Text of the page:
Saturday, August 11, 2012

Advice for new moms

I have a few ladies in my life who are currently pregnant with their first babies. I have a few friends who have recently had their first babies. Occasionally I get asked about this and that because I am on my second baby so I have some experience with this whole thing. I will say that the second time  baby care is easier because you (mostly) remember the things you are suppose to do. Time management is another story. Anyway, I was thinking about what kind of advice I'd really give to a new mom. There are a lot of things I could say. I have opinions on most everything. But really my advice comes down to two things:

This is only applicable to breastfeeding moms. If you don't want to breastfeed, then don't. It will be fine, your baby will be fine, you will be fine.

1. There is a good chance that breastfeeding (especially the first time) will hurt at first. And don't let anyone tell you differently. Hell, it hurt the second time, but not as bad.

With Bub it hurt about 2 weeks but a lot of that had to do with a late milk supply. So he'd nurse forever but without getting very much. My milk didn't come til around day 7. He was starving and he was supplemented for a while. Because he was hungry and there was nothing there he'd suck and suck and the friction and strong suck just killed my nipples. He also got thrush which didn't help. With Button, my milk came right away, but I still got really sore and cracked nipples. It's just something your body has to get use to. Plus she had a lazy latch when she got sleepy and we had to work to correct that.

My point is that breastfeeding does not come easily to everyone and even when it does there still can be problems. If this is a priority make sure you try whatever you can to fix it. If you have to give up do not feel like a failure.  While breast is best, it is luckily not the only food available. Happy moms have happier babies and if feeding time is filling you with dread than it is not good for either of you.

2. This is your baby, not your mom's or your mother-in-law's. Yours and your partner's (if you have one). So while it is helpful to hear what has worked for others it doesn't necessarily mean it will work for you. There are things that most babies like in general but not all babies. Most people like cupcakes, some don't. Babies are the same.  Button is completely different from Bub so I've had to work out new tricks with her.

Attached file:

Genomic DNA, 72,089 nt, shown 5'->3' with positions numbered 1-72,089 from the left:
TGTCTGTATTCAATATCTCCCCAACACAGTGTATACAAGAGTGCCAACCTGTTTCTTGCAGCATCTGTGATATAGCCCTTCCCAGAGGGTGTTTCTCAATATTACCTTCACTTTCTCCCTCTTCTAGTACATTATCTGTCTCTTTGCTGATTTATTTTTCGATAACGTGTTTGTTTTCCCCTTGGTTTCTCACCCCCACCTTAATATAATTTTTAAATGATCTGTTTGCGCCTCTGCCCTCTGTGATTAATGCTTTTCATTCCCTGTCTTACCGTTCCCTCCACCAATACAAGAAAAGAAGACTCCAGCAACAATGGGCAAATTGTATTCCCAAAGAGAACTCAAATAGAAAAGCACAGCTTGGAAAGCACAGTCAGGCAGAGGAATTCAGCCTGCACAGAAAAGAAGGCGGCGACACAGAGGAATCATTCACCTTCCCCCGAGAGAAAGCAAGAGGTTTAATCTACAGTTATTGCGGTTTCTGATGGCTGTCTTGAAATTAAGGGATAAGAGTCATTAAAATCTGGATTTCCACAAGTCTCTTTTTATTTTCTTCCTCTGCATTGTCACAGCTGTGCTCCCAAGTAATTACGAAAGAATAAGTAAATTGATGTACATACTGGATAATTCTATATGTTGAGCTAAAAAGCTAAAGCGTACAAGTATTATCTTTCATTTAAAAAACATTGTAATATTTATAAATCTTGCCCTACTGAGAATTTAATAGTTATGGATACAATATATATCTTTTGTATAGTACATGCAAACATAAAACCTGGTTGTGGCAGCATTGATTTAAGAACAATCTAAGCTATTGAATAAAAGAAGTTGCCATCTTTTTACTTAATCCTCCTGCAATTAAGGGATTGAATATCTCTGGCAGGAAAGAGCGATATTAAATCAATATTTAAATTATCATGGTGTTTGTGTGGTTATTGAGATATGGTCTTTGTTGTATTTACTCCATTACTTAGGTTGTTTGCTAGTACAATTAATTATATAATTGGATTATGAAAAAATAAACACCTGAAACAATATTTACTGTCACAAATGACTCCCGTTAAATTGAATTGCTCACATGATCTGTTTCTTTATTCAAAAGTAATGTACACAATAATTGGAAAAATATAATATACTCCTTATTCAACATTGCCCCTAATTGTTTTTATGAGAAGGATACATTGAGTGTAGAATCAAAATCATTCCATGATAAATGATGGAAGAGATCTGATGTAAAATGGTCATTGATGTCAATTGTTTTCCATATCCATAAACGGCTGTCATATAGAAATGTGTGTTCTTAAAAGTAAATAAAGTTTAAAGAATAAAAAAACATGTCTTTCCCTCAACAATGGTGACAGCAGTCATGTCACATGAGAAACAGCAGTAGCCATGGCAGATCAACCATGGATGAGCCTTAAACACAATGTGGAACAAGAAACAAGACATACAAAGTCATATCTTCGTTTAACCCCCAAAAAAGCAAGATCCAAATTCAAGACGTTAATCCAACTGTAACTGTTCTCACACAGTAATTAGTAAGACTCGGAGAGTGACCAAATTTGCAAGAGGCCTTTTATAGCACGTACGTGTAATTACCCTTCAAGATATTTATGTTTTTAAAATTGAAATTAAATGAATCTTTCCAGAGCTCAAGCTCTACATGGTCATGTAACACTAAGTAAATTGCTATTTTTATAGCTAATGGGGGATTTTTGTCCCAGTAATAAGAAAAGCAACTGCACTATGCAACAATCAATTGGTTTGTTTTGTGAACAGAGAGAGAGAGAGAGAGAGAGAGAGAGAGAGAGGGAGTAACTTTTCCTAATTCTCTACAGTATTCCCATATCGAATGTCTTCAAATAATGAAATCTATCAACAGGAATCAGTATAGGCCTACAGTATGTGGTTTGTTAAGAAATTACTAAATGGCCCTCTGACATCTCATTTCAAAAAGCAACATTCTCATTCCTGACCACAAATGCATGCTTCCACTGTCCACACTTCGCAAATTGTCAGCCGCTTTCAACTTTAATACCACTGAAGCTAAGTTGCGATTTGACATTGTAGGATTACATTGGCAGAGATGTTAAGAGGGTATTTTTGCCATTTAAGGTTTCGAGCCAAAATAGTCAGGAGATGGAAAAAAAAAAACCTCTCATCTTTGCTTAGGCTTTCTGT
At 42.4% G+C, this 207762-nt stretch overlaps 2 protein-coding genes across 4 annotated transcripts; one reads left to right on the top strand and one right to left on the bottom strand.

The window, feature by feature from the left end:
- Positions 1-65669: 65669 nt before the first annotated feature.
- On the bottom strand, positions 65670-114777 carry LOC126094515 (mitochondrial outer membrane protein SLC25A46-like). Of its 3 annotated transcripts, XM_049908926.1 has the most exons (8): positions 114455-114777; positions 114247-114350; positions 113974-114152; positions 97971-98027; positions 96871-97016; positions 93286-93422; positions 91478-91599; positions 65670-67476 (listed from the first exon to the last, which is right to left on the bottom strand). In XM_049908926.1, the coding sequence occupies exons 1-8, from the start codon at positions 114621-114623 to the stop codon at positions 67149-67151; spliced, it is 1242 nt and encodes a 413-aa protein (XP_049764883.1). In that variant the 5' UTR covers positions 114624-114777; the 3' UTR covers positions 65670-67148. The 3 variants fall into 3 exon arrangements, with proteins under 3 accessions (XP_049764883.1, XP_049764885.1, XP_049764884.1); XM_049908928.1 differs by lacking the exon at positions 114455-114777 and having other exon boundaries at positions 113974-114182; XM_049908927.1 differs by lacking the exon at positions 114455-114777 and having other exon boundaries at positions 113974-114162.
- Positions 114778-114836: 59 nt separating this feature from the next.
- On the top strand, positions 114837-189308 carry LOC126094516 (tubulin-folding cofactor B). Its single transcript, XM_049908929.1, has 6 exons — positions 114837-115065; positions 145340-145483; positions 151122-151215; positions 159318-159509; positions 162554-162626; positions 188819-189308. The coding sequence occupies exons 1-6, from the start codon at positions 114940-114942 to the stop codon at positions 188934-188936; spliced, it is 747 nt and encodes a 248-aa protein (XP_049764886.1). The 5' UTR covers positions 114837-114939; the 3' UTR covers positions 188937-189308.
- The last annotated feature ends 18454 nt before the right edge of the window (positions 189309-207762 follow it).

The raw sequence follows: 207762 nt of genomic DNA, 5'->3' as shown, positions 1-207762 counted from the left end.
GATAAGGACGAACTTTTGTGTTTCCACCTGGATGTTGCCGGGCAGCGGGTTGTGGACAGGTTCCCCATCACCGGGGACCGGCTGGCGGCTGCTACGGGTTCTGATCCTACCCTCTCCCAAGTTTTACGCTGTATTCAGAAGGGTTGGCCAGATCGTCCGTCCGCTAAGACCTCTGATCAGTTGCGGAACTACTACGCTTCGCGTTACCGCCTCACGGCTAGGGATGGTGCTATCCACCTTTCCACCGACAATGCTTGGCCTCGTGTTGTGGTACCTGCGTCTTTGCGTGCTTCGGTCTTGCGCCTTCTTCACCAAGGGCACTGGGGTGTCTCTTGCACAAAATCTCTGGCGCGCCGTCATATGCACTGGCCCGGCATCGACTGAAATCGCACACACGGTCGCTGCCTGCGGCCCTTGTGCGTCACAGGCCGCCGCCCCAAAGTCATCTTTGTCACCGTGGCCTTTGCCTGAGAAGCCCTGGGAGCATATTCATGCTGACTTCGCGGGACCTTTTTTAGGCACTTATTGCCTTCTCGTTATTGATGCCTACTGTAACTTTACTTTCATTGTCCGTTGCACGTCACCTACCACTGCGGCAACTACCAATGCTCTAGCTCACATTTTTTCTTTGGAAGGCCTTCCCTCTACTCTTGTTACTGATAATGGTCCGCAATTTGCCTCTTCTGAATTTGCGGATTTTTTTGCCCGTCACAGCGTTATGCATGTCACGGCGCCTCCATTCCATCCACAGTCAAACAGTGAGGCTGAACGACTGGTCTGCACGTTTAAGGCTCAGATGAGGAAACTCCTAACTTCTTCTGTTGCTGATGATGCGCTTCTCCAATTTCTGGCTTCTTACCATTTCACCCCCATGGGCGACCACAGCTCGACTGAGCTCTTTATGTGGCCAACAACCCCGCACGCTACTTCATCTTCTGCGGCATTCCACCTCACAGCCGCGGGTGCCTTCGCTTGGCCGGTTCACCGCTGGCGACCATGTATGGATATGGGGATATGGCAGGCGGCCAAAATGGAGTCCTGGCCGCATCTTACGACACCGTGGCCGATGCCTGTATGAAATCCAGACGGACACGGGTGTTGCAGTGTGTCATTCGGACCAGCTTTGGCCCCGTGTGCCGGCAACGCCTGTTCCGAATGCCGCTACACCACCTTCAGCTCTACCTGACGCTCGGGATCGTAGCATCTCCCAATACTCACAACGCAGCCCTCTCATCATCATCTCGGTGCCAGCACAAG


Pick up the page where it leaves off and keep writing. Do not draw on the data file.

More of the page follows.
Relatives mean well for the most part but when it is suddenly your job to take of a new little person, it is hard when they seem to be up in your face all the time pointing out what it feels like you are doing wrong. Those relative do genuinely care for you and your baby. They just can't seem to understand that you are actually old enough to care for an infant yourself.
Also older relatives like to say things like Well, in my day, we used X baby thing and it didn't kill you. Well, you know what? Science, ok. Maybe sometime in the last 30 years things have become more advanced. Perhaps a reduced rate of infant mortality can be explained by the use of, let's say, car seats as well as many other wonderful baby safety items. Just because your kids made it out alive and with all ten fingers doesn't mean a rocking horse on a giant spring is a good idea.

Don't be afraid to stand up and say this is my baby, thank you for caring but I will take care of him/her in the best way I know how. The truth is you know your baby better than anyone. No one else will ever have that bond so you will know what to do whatever may come.

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